It’s hard to believe Safe House is not directed by Tony Scott because it has all the elements of that director’s style from the shaky fight sequences to the many ludicrous plot points. Unfortunately, the film isn’t Scott’s work because then at least you’d be able to ignore the plot flaws with entertainment. Safe House is a time-waster in that you’ll enjoy the movie in the moment but you’ll forget it immediately after leaving the theater.
CIA agent Matt Weston (Ryan Reynolds) is the “housekeeper” of one of the CIA safe houses in South Africa. When CIA’s most-wanted criminal Tobin Frost (Denzel Washington) surrenders himself, everyone wonders what his ulterior motives are. When the safe house is comprised Weston and Frost go on the run, causing Weston’s colleagues to wonder if he’s in cahoots with Frost.
I mentioned this film is a lot like the work of Tony Scott, so if you enjoy that director’s past work you’ll enjoy Safe House. The movie doesn’t linger on exposition or monologues about the characters internal struggles. The film starts, introduces everyone and keeps an incredibly rapid pace until the end and at almost 2 hours that’s a rare feat.
The acting is also on par with a predictable action movie and while the acting isn’t horrible, I’d doubt it’d be present on any of these actors’ Oscar reels. Reynolds and Washington have strong chemistry with a constant back and forth to their dialogue. The two actors are old hat at action so they both know how to look shocked, frustrated, whatever the mood calls for. Washington’s character spends the majority of the film spouting lines that would sound good on a trailer (“I’m already in your head.”) while Reynolds doesn’t have any character; he’s just the poor schlub who follows Frost around. Other actors like Brendan Gleeson, Vera Farmiga, and Robert Patrick have bizarre appearances in this movie. It’s not that their characters are bad, it’s just these actors have played the exact same characters in other movies. Farmiga seems to play the exact same character as in Source Code. The actors are all wasted so seeing them in easily disposable roles is odd.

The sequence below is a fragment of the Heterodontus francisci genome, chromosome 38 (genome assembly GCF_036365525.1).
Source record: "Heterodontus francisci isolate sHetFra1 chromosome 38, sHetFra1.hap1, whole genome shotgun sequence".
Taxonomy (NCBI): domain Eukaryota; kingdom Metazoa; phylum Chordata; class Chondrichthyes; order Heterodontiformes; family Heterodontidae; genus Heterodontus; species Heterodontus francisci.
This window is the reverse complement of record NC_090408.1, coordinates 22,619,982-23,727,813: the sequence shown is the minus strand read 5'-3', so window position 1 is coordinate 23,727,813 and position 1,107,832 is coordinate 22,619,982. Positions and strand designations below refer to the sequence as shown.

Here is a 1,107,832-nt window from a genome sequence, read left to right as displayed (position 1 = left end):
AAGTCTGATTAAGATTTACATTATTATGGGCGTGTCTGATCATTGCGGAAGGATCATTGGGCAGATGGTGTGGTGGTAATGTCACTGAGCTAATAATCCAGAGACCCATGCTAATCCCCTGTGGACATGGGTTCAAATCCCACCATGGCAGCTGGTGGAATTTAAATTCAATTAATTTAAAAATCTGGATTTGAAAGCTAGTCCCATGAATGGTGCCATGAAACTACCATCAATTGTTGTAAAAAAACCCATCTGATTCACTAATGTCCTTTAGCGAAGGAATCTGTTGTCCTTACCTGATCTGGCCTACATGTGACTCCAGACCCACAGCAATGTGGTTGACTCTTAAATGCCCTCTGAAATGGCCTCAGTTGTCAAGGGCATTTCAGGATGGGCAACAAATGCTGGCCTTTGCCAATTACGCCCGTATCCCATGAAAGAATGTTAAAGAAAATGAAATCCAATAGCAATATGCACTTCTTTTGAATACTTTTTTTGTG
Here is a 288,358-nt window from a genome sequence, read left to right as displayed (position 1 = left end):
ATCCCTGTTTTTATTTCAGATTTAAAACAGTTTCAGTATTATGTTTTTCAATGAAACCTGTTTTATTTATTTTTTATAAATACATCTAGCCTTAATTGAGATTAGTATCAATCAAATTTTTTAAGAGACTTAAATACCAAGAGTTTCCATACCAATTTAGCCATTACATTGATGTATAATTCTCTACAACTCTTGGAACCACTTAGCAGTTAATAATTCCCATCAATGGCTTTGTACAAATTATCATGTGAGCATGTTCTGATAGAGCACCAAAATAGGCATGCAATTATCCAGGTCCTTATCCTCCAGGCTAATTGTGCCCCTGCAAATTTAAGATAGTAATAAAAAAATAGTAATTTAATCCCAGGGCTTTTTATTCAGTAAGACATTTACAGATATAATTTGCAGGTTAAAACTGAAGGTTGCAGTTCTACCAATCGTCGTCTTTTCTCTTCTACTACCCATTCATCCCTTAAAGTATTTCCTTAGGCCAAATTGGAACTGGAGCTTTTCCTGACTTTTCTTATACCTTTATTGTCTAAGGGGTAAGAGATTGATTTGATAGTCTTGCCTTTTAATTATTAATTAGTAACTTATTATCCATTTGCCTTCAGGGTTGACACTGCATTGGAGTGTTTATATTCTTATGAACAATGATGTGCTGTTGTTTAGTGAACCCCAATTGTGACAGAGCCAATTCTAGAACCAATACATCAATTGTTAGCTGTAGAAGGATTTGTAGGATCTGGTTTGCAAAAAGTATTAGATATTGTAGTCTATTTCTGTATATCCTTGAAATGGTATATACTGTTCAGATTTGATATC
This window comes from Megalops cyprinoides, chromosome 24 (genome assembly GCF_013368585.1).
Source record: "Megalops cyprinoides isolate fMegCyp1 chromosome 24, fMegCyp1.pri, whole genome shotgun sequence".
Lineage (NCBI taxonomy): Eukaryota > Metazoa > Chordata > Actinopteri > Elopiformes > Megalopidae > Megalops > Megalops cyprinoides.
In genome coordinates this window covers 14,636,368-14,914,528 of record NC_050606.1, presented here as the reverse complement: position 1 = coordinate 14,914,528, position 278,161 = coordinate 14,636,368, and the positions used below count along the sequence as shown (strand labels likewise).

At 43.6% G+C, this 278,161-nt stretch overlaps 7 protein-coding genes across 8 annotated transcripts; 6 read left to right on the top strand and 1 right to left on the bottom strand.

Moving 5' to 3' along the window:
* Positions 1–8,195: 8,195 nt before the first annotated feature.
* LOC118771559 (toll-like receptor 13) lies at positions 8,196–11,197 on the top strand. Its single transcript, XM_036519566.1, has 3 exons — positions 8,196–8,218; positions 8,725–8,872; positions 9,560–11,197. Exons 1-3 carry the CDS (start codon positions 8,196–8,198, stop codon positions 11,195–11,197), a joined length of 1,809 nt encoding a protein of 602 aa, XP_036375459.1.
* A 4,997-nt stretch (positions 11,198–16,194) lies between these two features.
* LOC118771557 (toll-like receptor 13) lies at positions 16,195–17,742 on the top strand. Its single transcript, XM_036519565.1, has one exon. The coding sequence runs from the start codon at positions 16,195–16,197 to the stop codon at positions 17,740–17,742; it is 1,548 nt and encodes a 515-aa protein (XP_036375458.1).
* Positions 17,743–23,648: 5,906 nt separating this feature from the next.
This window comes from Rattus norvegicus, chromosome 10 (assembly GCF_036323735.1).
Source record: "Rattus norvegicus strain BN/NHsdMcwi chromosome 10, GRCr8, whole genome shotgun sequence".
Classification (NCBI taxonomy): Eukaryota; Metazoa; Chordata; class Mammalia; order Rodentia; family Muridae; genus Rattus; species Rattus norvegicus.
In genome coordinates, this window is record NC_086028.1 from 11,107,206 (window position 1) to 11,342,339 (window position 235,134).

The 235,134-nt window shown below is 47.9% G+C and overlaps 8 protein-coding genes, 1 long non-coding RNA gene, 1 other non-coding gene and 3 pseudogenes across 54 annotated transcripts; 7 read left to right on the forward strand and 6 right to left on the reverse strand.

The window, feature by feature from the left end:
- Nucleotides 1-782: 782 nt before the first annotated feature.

That’s what Safe House ultimately is: disposable. The action, the story, it’s all predicable and you can easily pinpoint scenes that are in other work, mainly Scott’s films. Director Daniel Espinosa even steals from Scott’s playbook in how he shoots all the action sequences; with shaky handheld cameras that don’t let you see any action and leave you with a headache. From the first scene you’re aware of who is good and who is bad, yet the constant need to double and triple cross becomes so convoluted that I just assumed if a character died they were bad. By the time I left the theater I was already forgetting scenes and lines that would have had any impact on me.
If Safe House didn’t boast such an impressive cast it would have been relegated to the DVD shelf. It’s a quick watch with decent characters, but it’s a re-tread of a premise filled with stock characters and a failure in trying to be smarter than expected.